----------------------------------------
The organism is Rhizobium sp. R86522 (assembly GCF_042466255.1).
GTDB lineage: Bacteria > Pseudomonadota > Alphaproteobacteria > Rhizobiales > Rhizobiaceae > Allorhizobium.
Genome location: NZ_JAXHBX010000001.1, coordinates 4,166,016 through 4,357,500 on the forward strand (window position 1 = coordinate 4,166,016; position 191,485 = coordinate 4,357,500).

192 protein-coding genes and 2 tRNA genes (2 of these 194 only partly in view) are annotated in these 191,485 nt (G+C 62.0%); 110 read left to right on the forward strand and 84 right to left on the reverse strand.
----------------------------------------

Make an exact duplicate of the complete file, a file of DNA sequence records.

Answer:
The organism is Rhizobium sp. R86522 (assembly GCF_042466255.1).
GTDB lineage: Bacteria > Pseudomonadota > Alphaproteobacteria > Rhizobiales > Rhizobiaceae > Allorhizobium.
Genome location: NZ_JAXHBX010000001.1, coordinates 4,166,016 through 4,357,500 on the forward strand (window position 1 = coordinate 4,166,016; position 191,485 = coordinate 4,357,500).

192 protein-coding genes and 2 tRNA genes (2 of these 194 only partly in view) are annotated in these 191,485 nt (G+C 62.0%); 110 read left to right on the forward strand and 84 right to left on the reverse strand.